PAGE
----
In 2017, from September 18 to 22, the São Paulo Research Foundation (FAPESP), the University of Nebraska–Lincoln and Texas Tech University will organize FAPESP WEEK NEBRASKA AND TEXAS. The symposium aims at strengthening the links between scientists from Brazil and United States with the objective of promoting research partnerships.

FAPESP is one of the major funding agencies for scientific research in Brazil. Funded by the public taxpayer, its mission is to foster scientific research in all fields of knowledge by awarding scholarships, fellowships and grants to investigators linked with higher education and research institutions in the State of São Paulo, Brazil.

FAPESP is aware that the very best research can only be done by working with the best researchers internationally. Therefore, it has established partnerships with funding agencies, higher education, private companies, and research organizations in other countries known by the quality of their research and has been encouraging scientists funded by its grants to further develop their international collaboration.

As part of these efforts, FAPESP has organized symposiums and exhibitions in several countries, in cities as Washington, Morgantown, Cambridge, Charlotte, Raleigh, Chapel Hill, Berkeley, Davis, Ann Arbour and Columbus (US), Barcelona, Buenos Aires, Montevideo, Toronto, Salamanca, Madrid, Tokyo, London, Beijing and Munich. Now, Lincoln and Lubboc are added to this list.


The State of São Paulo has a population of 44 million and generates 32% of Brazil’s GDP. Under the State Constitution 1% of all state taxes are appropriated to fund FAPESP, which was put in motion in 1962.

The stability of the funding and the autonomy of the foundation allow for an efficient management of the resources that has had a sizable impact: while São Paulo has 22% of the Brazilian population and over 30% of the scientists with a doctorate in the country, the state responds for 44% of the country’s scientific articles published in international journals.

The effectiveness of research carried out in São Paulo is the combined result of several factors that include the quality of the state’s universities and institutes, the extraordinary productivity of its researchers, high rates of participation by private, São Paulo-based companies that function within the state’s R&D outlays, São Paulo’s outstanding infrastructure, and the existence of FAPESP, a well-designed state research-sponsoring agency governed, maintained by its directors with excellence and with autonomy over the past half century.

Within this context, in 2016 FAPESP applied $ PPP 533.9  million in scholarships and grants.

In accordance with the Foundation’s funding objectives, 39% of expenditure was earmarked for advancing knowledge, 8% was dedicated to supporting research infrastructure and 53% was allocated to supporting application-driven research.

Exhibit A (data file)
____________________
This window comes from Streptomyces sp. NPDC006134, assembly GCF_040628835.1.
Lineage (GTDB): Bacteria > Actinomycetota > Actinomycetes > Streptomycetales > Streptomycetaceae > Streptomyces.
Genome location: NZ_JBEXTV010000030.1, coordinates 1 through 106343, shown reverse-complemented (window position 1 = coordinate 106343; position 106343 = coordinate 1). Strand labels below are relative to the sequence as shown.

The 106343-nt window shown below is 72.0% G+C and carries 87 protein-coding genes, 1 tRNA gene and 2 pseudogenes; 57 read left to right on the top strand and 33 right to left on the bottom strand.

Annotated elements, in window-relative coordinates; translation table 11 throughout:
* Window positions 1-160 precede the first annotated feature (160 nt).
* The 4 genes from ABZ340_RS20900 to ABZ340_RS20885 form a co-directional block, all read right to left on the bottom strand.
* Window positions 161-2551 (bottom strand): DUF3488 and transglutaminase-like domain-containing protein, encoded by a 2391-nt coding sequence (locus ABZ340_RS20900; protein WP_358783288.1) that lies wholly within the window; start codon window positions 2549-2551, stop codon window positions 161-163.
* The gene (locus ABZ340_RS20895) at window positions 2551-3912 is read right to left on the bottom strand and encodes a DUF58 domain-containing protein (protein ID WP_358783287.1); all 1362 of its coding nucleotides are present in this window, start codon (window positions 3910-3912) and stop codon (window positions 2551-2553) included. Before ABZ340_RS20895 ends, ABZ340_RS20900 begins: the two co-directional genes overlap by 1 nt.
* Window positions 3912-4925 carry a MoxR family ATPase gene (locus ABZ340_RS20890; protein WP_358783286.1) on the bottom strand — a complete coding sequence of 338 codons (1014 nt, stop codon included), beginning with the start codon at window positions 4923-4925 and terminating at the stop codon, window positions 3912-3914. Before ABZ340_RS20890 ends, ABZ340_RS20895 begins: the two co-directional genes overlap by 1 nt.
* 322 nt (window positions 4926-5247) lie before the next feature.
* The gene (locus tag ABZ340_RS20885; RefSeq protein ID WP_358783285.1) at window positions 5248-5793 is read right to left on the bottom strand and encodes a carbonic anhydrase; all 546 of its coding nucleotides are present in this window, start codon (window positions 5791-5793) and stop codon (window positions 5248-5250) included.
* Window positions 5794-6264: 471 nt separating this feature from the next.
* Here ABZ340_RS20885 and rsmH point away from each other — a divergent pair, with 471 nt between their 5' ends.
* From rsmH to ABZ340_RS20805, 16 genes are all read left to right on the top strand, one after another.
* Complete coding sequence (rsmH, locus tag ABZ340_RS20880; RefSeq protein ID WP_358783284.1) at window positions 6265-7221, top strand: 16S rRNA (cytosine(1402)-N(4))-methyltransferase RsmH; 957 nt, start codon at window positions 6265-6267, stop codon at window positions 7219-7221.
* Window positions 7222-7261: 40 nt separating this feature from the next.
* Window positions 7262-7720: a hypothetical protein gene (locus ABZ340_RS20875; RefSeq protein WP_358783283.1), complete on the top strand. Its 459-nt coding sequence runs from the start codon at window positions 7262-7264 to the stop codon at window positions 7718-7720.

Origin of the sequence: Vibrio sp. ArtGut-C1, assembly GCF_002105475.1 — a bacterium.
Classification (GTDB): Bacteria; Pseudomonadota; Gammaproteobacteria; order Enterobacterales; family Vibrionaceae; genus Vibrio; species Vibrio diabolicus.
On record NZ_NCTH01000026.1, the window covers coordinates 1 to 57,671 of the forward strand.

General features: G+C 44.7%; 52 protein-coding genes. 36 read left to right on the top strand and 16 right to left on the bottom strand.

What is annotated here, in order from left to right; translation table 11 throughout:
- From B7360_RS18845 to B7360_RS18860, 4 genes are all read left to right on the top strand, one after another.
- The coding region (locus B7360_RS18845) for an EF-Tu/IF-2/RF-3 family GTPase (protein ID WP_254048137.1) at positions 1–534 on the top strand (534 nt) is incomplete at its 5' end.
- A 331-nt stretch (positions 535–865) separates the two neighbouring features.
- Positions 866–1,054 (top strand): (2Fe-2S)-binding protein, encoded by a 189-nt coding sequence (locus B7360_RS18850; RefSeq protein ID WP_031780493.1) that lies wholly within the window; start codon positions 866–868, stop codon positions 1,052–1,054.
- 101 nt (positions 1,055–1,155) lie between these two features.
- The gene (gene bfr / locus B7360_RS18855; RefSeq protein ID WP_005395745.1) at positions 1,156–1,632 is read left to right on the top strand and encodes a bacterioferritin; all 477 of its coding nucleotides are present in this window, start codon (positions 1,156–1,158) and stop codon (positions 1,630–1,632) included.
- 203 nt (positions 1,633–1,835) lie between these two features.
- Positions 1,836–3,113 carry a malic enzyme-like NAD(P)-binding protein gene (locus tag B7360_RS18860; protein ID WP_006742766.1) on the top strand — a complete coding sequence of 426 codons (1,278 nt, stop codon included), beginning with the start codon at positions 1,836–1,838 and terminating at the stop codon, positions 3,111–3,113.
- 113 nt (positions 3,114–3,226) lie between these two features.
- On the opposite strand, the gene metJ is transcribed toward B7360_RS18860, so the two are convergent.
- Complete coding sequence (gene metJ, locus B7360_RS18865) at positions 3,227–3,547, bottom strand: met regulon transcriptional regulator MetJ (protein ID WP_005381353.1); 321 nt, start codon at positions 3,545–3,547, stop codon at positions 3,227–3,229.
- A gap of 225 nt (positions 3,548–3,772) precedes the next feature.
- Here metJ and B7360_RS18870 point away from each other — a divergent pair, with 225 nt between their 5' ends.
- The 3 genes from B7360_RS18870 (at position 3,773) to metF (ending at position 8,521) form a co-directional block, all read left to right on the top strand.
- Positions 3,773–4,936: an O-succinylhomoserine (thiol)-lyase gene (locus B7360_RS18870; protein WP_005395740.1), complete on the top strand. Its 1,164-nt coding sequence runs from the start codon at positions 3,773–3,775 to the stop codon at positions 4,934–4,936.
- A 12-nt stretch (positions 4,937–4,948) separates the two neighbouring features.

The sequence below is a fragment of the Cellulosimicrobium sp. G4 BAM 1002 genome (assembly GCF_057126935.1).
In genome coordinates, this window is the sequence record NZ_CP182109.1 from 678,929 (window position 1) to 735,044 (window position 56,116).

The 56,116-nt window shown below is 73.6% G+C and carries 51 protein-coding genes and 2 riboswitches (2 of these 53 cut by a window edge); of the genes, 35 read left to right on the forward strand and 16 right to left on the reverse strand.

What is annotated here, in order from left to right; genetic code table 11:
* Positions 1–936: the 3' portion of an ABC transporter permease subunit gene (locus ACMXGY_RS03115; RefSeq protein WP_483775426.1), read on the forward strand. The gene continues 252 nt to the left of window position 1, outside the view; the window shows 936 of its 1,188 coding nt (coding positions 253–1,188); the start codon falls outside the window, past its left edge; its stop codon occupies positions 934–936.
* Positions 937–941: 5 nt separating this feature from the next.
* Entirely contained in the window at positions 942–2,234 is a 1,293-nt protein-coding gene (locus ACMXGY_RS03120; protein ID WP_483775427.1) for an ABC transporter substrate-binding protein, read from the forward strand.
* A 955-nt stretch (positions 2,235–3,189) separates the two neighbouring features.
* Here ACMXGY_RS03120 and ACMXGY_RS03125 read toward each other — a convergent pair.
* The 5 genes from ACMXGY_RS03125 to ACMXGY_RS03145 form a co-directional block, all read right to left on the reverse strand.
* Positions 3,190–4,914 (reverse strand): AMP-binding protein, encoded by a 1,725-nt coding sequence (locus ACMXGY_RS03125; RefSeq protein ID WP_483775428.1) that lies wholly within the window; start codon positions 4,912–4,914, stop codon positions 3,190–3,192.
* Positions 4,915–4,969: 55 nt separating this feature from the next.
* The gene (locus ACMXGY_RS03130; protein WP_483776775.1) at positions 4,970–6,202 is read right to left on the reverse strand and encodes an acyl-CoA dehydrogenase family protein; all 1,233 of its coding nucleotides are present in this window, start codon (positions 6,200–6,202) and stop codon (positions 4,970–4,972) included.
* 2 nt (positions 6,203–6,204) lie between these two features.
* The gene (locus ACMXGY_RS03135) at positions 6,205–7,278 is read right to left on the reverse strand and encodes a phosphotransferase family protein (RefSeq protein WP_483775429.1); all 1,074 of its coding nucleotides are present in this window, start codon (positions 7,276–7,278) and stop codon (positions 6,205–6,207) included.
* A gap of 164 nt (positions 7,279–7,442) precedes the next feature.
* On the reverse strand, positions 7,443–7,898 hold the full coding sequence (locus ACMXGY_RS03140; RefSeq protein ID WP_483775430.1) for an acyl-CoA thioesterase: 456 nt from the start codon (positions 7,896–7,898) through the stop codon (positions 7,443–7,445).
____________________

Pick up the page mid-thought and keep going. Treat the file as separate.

FAPESP works in close contact with the scientific community: all proposals are peer reviewed with the help of panels composed of active researchers from the specific area. Many times scientists in São Paulo submit proposals for programs to the foundation which are carefully analyzed and, if deemed strong in academic terms, are shaped by the foundation into research programs that will constitute a set of related research projects in a given area.

Since FAPESP’s mandate is to foster research and scientific and technological development in the state, ideas for programs that couple world class research with contributions that will impact social problems are welcome.


The University of Nebraska–Lincoln, chartered in 1869, is an educational institution of international stature. The university is a member of the Big Ten Conference and the Big Ten Academic Alliance and is classified within the Carnegie “R1: Doctoral Universities – Highest Research Activity” category. Nebraska is also a land-grant university and a member of the Association of Public and Land-grant Universities (APLU).

Always a place of high ambition, Nebraska was one of the first institutions west of the Mississippi River to award doctoral degrees—the first was granted in 1896. Now, over 25,000 students are enrolled in the university and more than 6,400 faculty and staff work to offer 183 undergraduate majors and 144 graduate degree programs across a wide range of disciplines.

Nebraska is a global leader in key areas such as food, fuel, water and rural development. The Institute of Agriculture & Natural Resources (IANR) is a key entity of the university, working through innovation in research, teaching, and extension education to ensure that Nebraska remains on the leading edge of food production and processing, human nutrition and health, environmental stewardship, entrepreneurship and economic vitality, and youth engagement.


Texas Tech University is a public research university in Lubbock, in Northwestern section of Texas. The University was created by legislative action in 1923 and has the distinction of being the largest comprehensive higher education institution in the western two-thirds of the state of Texas.

Committed to teaching and the advancement of knowledge, Texas Tech University provides the highest standards of excellence in higher education, fosters intellectual and personal development, and stimulates meaningful research and service to humankind.

In fall 2016, a record 36,551 students were enrolled in the University. Of those, 29,963 were undergraduate, 6,058 graduate, and 530 law students. Twelve colleges and schools makeup the academic areas at Texas Tech University and offer more than 150 undergraduate degrees, 100 graduate degrees, and 50 doctoral degrees.

Under the umbrella of the Texas Tech University System, Texas Tech University is one of four component institutions. The others are Texas Tech University Health Sciences Center Lubbock, Texas Tech University Health Sciences Center El Paso, and Angelo State University.